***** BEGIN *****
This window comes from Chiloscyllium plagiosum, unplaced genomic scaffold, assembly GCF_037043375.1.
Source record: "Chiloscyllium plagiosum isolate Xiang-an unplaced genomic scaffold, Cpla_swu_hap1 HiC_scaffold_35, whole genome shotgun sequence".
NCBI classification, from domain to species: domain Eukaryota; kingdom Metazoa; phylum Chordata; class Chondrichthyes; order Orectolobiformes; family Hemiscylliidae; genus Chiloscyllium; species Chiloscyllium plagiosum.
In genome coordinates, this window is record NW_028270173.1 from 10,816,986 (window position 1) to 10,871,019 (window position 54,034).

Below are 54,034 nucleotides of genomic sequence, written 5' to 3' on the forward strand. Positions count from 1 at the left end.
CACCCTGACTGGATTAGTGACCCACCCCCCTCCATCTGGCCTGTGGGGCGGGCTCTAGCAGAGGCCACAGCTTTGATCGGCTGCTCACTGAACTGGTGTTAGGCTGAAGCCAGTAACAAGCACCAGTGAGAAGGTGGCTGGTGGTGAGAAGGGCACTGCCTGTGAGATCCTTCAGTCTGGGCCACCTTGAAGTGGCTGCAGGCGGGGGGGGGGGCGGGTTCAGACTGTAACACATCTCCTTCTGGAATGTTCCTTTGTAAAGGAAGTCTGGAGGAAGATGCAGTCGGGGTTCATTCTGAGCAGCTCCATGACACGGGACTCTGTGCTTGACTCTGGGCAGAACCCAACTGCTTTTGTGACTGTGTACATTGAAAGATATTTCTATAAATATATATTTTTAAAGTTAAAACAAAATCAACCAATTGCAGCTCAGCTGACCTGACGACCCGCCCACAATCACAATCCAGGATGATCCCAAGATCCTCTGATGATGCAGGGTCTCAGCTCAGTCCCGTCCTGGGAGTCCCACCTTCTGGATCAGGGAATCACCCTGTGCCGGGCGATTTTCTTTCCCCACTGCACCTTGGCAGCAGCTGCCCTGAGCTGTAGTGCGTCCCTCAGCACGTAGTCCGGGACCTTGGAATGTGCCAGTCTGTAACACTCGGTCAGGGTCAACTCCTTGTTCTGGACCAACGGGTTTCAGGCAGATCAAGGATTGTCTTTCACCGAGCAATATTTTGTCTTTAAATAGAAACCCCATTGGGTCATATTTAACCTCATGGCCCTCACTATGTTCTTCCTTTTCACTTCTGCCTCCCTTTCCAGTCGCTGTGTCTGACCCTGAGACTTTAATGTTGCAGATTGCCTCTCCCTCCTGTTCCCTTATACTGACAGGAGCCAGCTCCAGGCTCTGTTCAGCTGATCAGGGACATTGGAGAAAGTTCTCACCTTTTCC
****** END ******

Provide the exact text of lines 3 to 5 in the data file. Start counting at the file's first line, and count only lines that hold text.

NCBI classification, from domain to species: domain Eukaryota; kingdom Metazoa; phylum Chordata; class Chondrichthyes; order Orectolobiformes; family Hemiscylliidae; genus Chiloscyllium; species Chiloscyllium plagiosum.
In genome coordinates, this window is record NW_028270173.1 from 10,816,986 (window position 1) to 10,871,019 (window position 54,034).

Below are 54,034 nucleotides of genomic sequence, written 5' to 3' on the forward strand. Positions count from 1 at the left end.